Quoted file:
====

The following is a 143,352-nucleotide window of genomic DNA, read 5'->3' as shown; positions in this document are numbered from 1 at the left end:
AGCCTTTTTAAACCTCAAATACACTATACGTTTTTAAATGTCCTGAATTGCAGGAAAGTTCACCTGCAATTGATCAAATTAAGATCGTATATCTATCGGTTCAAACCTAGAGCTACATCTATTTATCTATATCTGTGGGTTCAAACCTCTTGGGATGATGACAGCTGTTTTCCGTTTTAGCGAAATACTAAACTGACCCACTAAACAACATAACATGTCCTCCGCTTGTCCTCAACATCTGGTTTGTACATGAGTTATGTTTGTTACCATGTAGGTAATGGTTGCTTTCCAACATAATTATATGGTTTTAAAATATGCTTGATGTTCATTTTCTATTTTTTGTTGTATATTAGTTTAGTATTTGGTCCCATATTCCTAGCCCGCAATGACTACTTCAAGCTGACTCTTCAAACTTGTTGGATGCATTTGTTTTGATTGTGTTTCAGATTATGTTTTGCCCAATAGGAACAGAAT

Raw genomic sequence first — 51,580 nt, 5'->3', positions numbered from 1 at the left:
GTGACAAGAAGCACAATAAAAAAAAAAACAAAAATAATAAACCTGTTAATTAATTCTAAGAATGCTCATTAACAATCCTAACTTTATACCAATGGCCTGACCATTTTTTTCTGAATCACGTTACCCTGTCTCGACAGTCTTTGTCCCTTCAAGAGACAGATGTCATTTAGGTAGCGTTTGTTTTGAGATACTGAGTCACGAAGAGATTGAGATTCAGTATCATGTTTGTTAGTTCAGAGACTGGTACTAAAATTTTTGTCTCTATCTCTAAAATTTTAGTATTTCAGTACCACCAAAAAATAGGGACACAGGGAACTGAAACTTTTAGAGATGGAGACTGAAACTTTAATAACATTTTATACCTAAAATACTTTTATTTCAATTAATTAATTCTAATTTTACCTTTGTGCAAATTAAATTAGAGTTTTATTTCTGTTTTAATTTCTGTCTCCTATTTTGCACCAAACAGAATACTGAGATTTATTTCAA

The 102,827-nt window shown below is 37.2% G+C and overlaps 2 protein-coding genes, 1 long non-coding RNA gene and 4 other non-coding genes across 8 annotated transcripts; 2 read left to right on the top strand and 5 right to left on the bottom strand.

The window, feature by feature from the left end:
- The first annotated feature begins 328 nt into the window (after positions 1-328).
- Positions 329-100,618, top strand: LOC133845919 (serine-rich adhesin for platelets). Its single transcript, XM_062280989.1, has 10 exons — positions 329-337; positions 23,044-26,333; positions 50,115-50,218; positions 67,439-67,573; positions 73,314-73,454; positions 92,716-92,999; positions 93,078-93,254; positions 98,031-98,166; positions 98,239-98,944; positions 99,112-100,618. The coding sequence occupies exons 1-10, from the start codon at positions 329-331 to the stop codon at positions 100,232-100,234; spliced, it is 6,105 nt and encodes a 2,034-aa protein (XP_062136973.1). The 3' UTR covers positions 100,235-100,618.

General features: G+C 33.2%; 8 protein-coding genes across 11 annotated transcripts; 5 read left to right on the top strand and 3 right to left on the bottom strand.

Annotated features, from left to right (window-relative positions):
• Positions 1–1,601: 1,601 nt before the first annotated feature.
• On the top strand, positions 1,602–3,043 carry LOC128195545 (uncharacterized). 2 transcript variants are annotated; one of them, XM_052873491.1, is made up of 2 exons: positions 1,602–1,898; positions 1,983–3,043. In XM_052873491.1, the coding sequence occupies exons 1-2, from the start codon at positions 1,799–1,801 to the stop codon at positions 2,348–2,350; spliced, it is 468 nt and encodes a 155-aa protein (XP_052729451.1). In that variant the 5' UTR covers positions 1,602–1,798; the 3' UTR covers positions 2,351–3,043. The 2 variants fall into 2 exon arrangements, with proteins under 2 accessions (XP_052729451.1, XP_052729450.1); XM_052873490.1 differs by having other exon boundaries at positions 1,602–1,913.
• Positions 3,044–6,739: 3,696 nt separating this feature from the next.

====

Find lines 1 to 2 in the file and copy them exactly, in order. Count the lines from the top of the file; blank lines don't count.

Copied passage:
The following is a 143,352-nucleotide window of genomic DNA, read 5'->3' as shown; positions in this document are numbered from 1 at the left end:
AGCCTTTTTAAACCTCAAATACACTATACGTTTTTAAATGTCCTGAATTGCAGGAAAGTTCACCTGCAATTGATCAAATTAAGATCGTATATCTATCGGTTCAAACCTAGAGCTACATCTATTTATCTATATCTGTGGGTTCAAACCTCTTGGGATGATGACAGCTGTTTTCCGTTTTAGCGAAATACTAAACTGACCCACTAAACAACATAACATGTCCTCCGCTTGTCCTCAACATCTGGTTTGTACATGAGTTATGTTTGTTACCATGTAGGTAATGGTTGCTTTCCAACATAATTATATGGTTTTAAAATATGCTTGATGTTCATTTTCTATTTTTTGTTGTATATTAGTTTAGTATTTGGTCCCATATTCCTAGCCCGCAATGACTACTTCAAGCTGACTCTTCAAACTTGTTGGATGCATTTGTTTTGATTGTGTTTCAGATTATGTTTTGCCCAATAGGAACAGAAT